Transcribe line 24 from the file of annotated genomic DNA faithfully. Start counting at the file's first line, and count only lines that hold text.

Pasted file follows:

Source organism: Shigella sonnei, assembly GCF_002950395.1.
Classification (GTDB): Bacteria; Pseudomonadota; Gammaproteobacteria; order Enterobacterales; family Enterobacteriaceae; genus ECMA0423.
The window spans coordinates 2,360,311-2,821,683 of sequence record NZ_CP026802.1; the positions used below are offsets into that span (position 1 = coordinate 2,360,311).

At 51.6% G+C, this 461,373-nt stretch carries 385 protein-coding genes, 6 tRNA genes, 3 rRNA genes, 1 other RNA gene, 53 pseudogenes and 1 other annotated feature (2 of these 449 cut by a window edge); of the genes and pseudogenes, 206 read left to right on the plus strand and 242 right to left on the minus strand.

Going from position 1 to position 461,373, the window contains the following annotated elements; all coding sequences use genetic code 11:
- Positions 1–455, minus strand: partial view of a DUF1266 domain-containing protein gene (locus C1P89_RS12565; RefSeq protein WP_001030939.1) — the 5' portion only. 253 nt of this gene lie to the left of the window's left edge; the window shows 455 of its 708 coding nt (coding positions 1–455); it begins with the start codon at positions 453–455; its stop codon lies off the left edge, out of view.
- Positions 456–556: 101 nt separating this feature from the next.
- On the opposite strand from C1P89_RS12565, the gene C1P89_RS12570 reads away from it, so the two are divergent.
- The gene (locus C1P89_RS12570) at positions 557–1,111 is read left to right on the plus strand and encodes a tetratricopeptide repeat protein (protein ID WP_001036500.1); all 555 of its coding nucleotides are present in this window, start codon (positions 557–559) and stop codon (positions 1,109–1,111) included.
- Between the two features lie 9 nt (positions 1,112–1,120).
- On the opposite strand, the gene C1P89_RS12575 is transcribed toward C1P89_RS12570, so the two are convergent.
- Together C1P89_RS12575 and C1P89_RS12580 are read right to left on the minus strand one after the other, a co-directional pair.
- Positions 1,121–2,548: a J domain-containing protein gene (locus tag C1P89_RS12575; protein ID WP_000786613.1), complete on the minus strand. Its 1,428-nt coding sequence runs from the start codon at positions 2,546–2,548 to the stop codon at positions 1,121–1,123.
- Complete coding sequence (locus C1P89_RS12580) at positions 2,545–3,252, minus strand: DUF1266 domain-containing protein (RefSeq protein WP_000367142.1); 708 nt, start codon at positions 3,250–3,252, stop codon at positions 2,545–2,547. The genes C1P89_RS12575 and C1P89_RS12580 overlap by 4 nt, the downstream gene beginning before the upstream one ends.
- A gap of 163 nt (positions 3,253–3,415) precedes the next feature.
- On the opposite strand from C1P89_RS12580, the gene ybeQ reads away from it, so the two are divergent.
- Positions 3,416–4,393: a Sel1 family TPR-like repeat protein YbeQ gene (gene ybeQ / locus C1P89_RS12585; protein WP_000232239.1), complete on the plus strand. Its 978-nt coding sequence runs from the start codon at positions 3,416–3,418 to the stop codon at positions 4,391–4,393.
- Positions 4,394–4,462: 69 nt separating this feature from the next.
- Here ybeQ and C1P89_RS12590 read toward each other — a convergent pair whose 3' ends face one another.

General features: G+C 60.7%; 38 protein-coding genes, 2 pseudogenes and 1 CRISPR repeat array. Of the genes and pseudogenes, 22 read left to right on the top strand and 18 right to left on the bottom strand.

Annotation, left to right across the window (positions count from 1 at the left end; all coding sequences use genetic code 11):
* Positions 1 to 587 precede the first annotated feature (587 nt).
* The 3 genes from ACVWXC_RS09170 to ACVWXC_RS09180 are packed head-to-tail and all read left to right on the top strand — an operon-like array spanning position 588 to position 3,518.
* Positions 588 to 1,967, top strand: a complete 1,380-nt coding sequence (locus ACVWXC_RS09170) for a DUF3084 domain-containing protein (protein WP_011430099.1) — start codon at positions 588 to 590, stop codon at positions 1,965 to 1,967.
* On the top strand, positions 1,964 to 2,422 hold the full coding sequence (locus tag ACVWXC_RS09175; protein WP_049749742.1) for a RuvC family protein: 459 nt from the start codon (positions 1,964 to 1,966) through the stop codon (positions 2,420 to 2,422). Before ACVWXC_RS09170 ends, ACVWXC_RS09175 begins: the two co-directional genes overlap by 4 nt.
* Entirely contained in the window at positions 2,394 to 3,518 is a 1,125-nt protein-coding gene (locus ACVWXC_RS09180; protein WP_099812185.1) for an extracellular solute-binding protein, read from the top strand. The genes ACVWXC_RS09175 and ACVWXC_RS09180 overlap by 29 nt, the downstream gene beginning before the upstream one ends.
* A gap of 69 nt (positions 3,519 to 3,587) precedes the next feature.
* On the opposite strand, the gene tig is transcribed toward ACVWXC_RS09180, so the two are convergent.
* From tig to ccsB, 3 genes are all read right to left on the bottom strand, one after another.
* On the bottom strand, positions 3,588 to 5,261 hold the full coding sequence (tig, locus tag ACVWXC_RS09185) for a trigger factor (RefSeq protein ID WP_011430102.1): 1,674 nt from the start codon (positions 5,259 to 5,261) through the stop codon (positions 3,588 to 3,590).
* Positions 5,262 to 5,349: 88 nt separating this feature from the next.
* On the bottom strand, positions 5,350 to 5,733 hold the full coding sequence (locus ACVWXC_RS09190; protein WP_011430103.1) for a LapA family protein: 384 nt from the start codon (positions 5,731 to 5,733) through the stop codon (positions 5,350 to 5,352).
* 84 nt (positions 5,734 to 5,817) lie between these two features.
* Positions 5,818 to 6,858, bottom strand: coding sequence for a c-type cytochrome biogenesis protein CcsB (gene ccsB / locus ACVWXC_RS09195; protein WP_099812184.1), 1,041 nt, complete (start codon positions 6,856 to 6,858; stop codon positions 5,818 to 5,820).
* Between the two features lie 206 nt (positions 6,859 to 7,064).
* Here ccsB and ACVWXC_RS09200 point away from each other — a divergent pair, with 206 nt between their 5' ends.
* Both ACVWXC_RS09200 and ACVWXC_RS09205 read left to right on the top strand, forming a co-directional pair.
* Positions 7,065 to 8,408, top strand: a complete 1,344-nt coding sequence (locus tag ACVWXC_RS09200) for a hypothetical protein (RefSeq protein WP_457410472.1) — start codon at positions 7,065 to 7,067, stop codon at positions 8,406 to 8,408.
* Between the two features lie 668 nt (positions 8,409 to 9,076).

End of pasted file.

* Positions 588 to 1,967, top strand: a complete 1,380-nt coding sequence (locus ACVWXC_RS09170) for a DUF3084 domain-containing protein (protein WP_011430099.1) — start codon at positions 588 to 590, stop codon at positions 1,965 to 1,967.